This is one of the very first movies I was ever motivated to buy. A stylish 1981 French art-house classic, "Diva" was considered a flop until it was "discovered" in Seattle, and after a notable run of almost a year, the distributor re-released it. That time it made its mark and won four Césars (French Academy Awards) in 1982. Now it has been released again so we can upgrade our cherished copies to a newly remastered DVD.

The bone of contention in this thriller is an audio cassette. Problem is, there are TWO of them, each is being sought for its content:
  1. A bootlegged recording of an American diva, made by an enamored mail courier during a concert which featured an aria from "La Wally" as its centerpiece.
  2. An exposé of the police department from a murdered prostitute who had hidden her tape in his messenger's bag on our young hero's parked mobilette.
We enjoy unforgettable characters:
  • A moped-mounted messenger boy, played by Frédéric Andréi, who lives alone above an abandoned automotive garage complete with winches, an elevator shaft, mechanic's tools and assorted paraphernalia. He has no idea who is chasing him or why. All he knows is that he has a HUGE crush on that lovely opera star.
  • An eccentric Diva (she has never allowed her voice to be recorded), played by American Wilhelmina Wiggins, who lives in a swanky hotel surrounded by attentive servants, luxurious clothes, delicious food and elegant furnishings.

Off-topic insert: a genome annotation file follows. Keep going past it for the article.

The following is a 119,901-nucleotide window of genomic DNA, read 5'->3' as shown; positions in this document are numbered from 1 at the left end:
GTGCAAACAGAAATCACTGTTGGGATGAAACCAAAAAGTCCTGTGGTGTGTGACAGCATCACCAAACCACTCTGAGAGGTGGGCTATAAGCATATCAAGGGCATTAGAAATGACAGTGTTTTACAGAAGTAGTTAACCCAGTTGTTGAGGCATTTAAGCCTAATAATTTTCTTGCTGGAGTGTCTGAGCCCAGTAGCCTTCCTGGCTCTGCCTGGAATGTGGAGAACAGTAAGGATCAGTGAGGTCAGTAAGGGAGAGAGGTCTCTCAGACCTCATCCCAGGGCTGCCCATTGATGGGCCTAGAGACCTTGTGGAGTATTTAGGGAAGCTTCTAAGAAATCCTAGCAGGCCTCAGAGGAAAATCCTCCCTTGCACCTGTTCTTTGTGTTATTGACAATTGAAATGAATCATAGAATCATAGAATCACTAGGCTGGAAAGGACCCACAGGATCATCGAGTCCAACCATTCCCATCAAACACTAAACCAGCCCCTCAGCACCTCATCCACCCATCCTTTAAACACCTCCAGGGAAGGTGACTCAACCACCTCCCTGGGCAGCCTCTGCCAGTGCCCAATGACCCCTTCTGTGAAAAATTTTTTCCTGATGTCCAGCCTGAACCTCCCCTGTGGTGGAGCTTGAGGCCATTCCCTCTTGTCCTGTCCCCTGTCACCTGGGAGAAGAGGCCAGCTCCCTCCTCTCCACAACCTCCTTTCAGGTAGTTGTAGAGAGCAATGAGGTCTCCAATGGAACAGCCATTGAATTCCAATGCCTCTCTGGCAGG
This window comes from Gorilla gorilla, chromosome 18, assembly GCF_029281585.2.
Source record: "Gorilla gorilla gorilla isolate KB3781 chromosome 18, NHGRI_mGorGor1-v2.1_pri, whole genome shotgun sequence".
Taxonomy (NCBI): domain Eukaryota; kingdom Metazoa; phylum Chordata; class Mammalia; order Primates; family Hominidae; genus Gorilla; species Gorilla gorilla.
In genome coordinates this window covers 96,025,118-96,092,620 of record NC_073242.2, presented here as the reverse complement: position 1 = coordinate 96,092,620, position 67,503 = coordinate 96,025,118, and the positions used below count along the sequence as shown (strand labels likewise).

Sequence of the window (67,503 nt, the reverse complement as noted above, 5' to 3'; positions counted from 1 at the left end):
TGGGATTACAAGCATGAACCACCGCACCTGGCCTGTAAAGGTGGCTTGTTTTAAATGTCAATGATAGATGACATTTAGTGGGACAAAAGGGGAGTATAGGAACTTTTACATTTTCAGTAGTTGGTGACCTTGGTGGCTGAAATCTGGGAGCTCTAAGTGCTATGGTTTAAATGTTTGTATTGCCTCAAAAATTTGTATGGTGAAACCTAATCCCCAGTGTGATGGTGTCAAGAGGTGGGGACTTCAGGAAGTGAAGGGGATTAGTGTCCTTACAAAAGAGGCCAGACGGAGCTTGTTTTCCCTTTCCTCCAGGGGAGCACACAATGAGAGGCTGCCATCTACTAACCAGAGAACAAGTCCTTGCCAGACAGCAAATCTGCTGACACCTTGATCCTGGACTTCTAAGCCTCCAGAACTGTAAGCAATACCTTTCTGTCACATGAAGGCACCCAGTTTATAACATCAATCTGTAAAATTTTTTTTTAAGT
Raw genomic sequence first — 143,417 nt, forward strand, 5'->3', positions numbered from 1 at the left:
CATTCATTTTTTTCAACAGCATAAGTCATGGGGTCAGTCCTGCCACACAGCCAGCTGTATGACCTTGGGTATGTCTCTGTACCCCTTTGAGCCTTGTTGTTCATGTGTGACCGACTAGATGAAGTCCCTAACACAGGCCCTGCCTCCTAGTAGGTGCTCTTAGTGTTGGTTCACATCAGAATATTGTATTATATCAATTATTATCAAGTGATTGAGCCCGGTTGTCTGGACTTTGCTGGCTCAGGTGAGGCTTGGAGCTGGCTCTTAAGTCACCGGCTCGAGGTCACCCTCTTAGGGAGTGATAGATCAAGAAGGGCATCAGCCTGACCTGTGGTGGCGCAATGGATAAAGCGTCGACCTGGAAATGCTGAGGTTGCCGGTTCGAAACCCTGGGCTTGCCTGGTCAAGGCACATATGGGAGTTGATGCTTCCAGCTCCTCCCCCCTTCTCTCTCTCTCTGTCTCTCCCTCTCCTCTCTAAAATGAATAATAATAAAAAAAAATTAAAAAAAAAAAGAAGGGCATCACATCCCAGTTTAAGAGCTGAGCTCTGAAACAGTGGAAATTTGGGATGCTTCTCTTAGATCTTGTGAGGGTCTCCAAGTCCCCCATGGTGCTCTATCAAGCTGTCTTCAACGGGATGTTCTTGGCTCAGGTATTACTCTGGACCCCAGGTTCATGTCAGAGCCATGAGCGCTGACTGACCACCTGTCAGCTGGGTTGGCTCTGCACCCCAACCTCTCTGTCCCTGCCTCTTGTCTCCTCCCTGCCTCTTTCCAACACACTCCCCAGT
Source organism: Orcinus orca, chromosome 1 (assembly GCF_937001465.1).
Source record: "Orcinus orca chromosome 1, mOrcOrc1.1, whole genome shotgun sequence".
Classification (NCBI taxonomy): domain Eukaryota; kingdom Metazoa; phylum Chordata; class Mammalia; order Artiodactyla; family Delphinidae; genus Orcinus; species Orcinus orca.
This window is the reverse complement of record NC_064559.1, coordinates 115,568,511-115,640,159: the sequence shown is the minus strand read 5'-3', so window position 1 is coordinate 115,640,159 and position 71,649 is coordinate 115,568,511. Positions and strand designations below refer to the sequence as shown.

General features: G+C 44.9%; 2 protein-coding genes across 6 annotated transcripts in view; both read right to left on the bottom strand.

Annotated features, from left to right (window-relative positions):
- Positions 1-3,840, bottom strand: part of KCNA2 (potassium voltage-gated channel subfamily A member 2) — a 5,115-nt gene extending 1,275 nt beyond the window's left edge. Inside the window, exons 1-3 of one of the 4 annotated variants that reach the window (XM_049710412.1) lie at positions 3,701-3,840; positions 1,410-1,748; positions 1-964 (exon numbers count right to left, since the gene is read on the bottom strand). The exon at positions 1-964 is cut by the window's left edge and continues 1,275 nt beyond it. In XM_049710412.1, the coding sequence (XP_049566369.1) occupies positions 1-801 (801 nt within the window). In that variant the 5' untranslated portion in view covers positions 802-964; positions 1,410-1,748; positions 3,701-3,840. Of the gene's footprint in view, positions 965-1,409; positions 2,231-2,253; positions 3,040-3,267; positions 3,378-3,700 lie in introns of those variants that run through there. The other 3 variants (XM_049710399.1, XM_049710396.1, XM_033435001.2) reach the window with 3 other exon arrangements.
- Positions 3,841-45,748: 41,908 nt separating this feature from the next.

• An enigmatic character who lives in a huge semi-empty ware- house with a Vietnamese refugee girl who uses roller skates to get around their "house."
  • A pair of Taiwanese businessmen who want to duplicate the opera singer's tape and sell it worldwide (there are no copyright agree- ments between France and Taiwan).
  • Two hired thugs who must find and destroy the police department exposé before corruption is uncovered at the highest levels.
During the course of this exciting film, we dash through the Parisian underground, race up narrow alleys, flee across parks, plunge into a pinball arcade (remember, this was made 30 years ago), and end up in a lighthouse.

You will hear a gorgeous award-winning soundtrack (Promenade Senti- mentale comes to mind), enjoy fleeting glimpses of well-known Parisian landmarks, admire an intricately clever script, and you will come to love both our darling messenger boy and the lovely opera singer.

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Please forgive the brief ad before the trailer:
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